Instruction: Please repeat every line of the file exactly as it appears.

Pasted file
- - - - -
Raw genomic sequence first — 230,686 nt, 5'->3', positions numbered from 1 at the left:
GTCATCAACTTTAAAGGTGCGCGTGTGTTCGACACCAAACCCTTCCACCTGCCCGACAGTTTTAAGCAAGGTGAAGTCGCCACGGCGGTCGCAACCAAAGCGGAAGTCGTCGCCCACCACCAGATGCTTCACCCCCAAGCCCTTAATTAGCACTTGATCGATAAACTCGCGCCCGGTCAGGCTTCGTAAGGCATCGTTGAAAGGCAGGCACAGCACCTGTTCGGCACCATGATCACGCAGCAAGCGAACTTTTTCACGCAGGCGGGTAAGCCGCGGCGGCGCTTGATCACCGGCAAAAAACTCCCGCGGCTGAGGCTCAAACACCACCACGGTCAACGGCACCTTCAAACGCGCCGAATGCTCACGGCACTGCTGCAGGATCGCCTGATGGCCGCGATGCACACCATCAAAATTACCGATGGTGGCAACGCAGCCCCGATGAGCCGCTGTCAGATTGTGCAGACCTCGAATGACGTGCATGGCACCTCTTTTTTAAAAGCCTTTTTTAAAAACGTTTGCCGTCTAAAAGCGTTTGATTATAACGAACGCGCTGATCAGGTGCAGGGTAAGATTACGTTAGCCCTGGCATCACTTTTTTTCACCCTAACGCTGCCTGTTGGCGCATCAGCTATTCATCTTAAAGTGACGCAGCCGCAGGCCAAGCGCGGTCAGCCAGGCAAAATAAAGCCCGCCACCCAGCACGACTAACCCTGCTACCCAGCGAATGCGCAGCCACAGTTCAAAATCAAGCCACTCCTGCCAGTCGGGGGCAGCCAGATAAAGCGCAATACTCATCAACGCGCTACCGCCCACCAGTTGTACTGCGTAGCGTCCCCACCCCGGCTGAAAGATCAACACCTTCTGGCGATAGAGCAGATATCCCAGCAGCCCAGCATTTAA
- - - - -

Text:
Raw genomic sequence first — 230,686 nt, 5'->3', positions numbered from 1 at the left:
GTCATCAACTTTAAAGGTGCGCGTGTGTTCGACACCAAACCCTTCCACCTGCCCGACAGTTTTAAGCAAGGTGAAGTCGCCACGGCGGTCGCAACCAAAGCGGAAGTCGTCGCCCACCACCAGATGCTTCACCCCCAAGCCCTTAATTAGCACTTGATCGATAAACTCGCGCCCGGTCAGGCTTCGTAAGGCATCGTTGAAAGGCAGGCACAGCACCTGTTCGGCACCATGATCACGCAGCAAGCGAACTTTTTCACGCAGGCGGGTAAGCCGCGGCGGCGCTTGATCACCGGCAAAAAACTCCCGCGGCTGAGGCTCAAACACCACCACGGTCAACGGCACCTTCAAACGCGCCGAATGCTCACGGCACTGCTGCAGGATCGCCTGATGGCCGCGATGCACACCATCAAAATTACCGATGGTGGCAACGCAGCCCCGATGAGCCGCTGTCAGATTGTGCAGACCTCGAATGACGTGCATGGCACCTCTTTTTTAAAAGCCTTTTTTAAAAACGTTTGCCGTCTAAAAGCGTTTGATTATAACGAACGCGCTGATCAGGTGCAGGGTAAGATTACGTTAGCCCTGGCATCACTTTTTTTCACCCTAACGCTGCCTGTTGGCGCATCAGCTATTCATCTTAAAGTGACGCAGCCGCAGGCCAAGCGCGGTCAGCCAGGCAAAATAAAGCCCGCCACCCAGCACGACTAACCCTGCTACCCAGCGAATGCGCAGCCACAGTTCAAAATCAAGCCACTCCTGCCAGTCGGGGGCAGCCAGATAAAGCGCAATACTCATCAACGCGCTACCGCCCACCAGTTGTACTGCGTAGCGTCCCCACCCCGGCTGAAAGATCAACACCTTCTGGCGATAGAGCAGATATCCCAGCAGCCCAGCATTTAA